After the course, she graduated from Tooba College (the Islamic college opened by Dr. Israr Ahmed) and was married in a simple Nikah ceremony at the Quran Academy’s Masjid. There was no Mehndi, no Barat and no reception afterwards – just the beautiful Khutbah of Nikah at the Masjid, followed by Rukhsati. The Valima was the only dinner that graced this marriage.

It is worth mentioning here that there was a huge chasm between the worldly standards of the two households. Rohma belonged to a very well-off family and lived in a grand place with all the comforts of modern living. The bridegroom’s house, however, was no comparison and far removed from what she was used to. Years later, she had confided in her mother that initially, she had felt this sharp difference. However, her husband Mohsin’s piety and Taqwa had more than made up for lack of material comforts.

When the news of Rohma’s death was conveyed to her mother, the first word that escaped her lips was ‘Alhumdulillah’ and then “Inna Lillahi Wa Inna Elaihi Rajeeoon”. She told me that she had asked so much for Sabr from Allah (swt) that the only time tears poured down her cheeks were during Salah in Fajr or some other Salah.

Just the night before I interviewed her, she invoked Allah (swt) long and hard, beseeching Him to show her how to be steadfast in patience. In an instantaneous response to her Dua, Allah (swt) the Most High, showed her Rohma in her dream, looking breathtakingly pretty in a beautiful party dress that her mother had made for her, when she was a little girl. In the dream, she hugged her tight and kissed her and when she woke, an indescribable peace enveloped her.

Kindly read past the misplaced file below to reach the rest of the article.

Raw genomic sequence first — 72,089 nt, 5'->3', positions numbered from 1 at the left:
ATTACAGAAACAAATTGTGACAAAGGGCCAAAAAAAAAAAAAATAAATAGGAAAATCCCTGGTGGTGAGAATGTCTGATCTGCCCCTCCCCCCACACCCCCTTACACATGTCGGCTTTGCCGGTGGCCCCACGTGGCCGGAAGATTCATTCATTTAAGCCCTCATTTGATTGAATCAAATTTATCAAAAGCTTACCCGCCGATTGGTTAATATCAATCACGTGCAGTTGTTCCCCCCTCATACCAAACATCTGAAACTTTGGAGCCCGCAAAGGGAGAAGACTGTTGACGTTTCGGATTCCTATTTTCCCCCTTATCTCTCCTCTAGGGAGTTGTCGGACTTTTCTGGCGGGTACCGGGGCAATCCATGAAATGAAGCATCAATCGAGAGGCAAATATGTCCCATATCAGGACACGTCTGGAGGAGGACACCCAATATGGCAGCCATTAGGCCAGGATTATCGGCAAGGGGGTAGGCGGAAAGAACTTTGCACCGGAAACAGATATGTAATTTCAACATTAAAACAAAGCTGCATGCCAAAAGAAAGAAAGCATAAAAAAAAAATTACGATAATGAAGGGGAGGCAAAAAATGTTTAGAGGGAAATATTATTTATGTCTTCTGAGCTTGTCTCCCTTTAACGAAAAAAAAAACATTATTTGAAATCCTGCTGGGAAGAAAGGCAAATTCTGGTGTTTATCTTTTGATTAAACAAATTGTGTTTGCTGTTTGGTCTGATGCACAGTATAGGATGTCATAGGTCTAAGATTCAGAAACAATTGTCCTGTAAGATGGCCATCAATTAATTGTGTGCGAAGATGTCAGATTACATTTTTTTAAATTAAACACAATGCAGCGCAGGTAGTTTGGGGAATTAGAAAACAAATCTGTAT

When Rohma was ill, she had spoken to her sister about a dream, in which she said she was choosing a bride for her husband from a choice of three. It so happened that there were actually three girls that they considered one after the other for Mohsin and then settled for one, who seemed most suitable. Her daughters are, by the grace of God, being taken care of physically, emotionally and spiritually. After all, is Allah (swt) not the Best to help? And how Excellent a Patron and how Incomparable the Provider!

Readers are encouraged to read more about Rohma in Hiba’s January, 2013, issue (“Legacy of a Mominah”).

Interview with Mrs. Azmat Irfan (Mother of Three Sons)

What are some tips for positive parenting?

  1. Set your priorities. Your kids matter more than career, parties and social gatherings.
  2. Be patient and polite with your kids. At the age they are in, learning is a gradual process.
  3. Don’t punish them before giving them a warning. Punishments hurt both parties.
  4. Don’t punish when you are angry. You run the risk of overdoing it.
  5. No physical punishment before 10 years of age, if it is resorted to at all in the first place.
  6. Whenever you call them, do so with love and affection. Use words like “Mera Beta (my son) or Meri Shehzadi (my princess).” No matter how old your child is, he/she will always like it.
  7. Express your love, embrace them frequently. A bond between a child and a parent is the strongest in the world, but even that needs reinforcement.
  8. When they disobey their parents, they may be ignored if the offense is not severe. However, if they disobey Allah (swt), they should be reprimanded.